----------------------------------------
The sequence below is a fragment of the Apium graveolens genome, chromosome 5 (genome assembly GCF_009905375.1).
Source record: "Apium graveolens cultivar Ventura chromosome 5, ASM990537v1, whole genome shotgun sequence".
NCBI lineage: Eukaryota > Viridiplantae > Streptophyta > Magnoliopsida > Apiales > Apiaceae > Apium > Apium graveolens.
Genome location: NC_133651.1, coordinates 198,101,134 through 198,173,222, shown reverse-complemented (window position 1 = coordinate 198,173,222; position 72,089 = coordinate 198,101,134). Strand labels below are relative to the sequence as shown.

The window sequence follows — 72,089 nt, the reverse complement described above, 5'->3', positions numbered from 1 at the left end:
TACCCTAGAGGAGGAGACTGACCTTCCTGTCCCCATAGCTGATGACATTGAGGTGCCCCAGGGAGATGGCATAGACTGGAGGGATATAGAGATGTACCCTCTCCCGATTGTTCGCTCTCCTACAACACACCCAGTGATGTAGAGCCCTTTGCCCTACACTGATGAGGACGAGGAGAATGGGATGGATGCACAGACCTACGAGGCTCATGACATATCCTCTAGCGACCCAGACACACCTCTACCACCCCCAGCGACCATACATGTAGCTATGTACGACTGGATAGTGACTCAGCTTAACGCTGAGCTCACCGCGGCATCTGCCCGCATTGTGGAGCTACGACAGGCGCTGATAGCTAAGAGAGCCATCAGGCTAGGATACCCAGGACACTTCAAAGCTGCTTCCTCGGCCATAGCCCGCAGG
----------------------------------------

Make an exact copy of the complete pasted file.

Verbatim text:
The sequence below is a fragment of the Apium graveolens genome, chromosome 5 (genome assembly GCF_009905375.1).
Source record: "Apium graveolens cultivar Ventura chromosome 5, ASM990537v1, whole genome shotgun sequence".
NCBI lineage: Eukaryota > Viridiplantae > Streptophyta > Magnoliopsida > Apiales > Apiaceae > Apium > Apium graveolens.
Genome location: NC_133651.1, coordinates 198,101,134 through 198,173,222, shown reverse-complemented (window position 1 = coordinate 198,173,222; position 72,089 = coordinate 198,101,134). Strand labels below are relative to the sequence as shown.

The window sequence follows — 72,089 nt, the reverse complement described above, 5'->3', positions numbered from 1 at the left end:
TACCCTAGAGGAGGAGACTGACCTTCCTGTCCCCATAGCTGATGACATTGAGGTGCCCCAGGGAGATGGCATAGACTGGAGGGATATAGAGATGTACCCTCTCCCGATTGTTCGCTCTCCTACAACACACCCAGTGATGTAGAGCCCTTTGCCCTACACTGATGAGGACGAGGAGAATGGGATGGATGCACAGACCTACGAGGCTCATGACATATCCTCTAGCGACCCAGACACACCTCTACCACCCCCAGCGACCATACATGTAGCTATGTACGACTGGATAGTGACTCAGCTTAACGCTGAGCTCACCGCGGCATCTGCCCGCATTGTGGAGCTACGACAGGCGCTGATAGCTAAGAGAGCCATCAGGCTAGGATACCCAGGACACTTCAAAGCTGCTTCCTCGGCCATAGCCCGCAGG